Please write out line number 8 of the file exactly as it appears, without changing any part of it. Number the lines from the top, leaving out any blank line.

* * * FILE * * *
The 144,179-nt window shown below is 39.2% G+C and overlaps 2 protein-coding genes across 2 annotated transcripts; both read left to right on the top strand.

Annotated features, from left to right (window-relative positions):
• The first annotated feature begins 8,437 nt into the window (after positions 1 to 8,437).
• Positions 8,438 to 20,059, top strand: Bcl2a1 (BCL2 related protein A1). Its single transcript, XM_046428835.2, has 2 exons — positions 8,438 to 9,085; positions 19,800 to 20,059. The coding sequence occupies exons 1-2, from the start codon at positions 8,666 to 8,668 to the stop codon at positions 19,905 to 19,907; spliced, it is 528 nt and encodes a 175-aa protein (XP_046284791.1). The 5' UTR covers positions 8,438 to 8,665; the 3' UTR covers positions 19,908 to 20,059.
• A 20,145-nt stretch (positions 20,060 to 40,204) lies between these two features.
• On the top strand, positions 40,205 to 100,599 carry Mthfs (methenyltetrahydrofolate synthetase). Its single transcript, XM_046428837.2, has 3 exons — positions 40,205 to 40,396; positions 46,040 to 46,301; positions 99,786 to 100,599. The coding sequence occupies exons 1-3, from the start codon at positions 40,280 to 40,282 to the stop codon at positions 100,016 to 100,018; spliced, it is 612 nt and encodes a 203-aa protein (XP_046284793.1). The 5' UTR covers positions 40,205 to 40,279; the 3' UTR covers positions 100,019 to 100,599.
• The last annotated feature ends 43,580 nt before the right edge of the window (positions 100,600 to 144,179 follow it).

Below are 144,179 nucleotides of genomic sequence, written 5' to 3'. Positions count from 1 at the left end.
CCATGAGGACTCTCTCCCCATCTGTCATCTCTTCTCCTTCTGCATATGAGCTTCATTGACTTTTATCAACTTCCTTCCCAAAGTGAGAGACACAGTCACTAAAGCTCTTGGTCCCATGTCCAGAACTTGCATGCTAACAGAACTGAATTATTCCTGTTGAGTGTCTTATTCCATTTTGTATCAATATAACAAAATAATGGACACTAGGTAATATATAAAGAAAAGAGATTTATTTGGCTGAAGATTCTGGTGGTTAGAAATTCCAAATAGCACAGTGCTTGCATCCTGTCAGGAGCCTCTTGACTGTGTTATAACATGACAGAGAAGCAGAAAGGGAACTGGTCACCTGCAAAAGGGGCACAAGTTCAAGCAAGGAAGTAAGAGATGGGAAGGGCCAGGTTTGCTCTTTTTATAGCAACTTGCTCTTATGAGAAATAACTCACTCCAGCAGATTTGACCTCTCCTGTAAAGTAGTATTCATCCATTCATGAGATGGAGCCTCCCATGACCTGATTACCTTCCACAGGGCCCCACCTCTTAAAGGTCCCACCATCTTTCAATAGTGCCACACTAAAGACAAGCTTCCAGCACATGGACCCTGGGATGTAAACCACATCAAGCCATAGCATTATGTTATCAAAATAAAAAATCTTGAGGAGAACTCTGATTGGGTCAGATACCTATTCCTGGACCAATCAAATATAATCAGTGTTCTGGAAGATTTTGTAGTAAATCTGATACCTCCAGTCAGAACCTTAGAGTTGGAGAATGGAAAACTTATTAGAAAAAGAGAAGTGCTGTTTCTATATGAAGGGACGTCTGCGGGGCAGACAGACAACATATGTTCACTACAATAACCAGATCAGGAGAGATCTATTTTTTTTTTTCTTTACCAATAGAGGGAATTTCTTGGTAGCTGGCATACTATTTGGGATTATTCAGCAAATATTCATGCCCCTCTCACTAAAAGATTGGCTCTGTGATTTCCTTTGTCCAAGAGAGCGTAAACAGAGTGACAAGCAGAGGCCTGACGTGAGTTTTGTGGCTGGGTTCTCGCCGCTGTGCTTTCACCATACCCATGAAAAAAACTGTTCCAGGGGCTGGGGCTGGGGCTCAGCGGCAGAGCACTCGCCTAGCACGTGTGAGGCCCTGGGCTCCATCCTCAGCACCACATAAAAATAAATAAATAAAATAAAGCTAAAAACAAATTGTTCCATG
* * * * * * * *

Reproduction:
Below are 144,179 nucleotides of genomic sequence, written 5' to 3'. Positions count from 1 at the left end.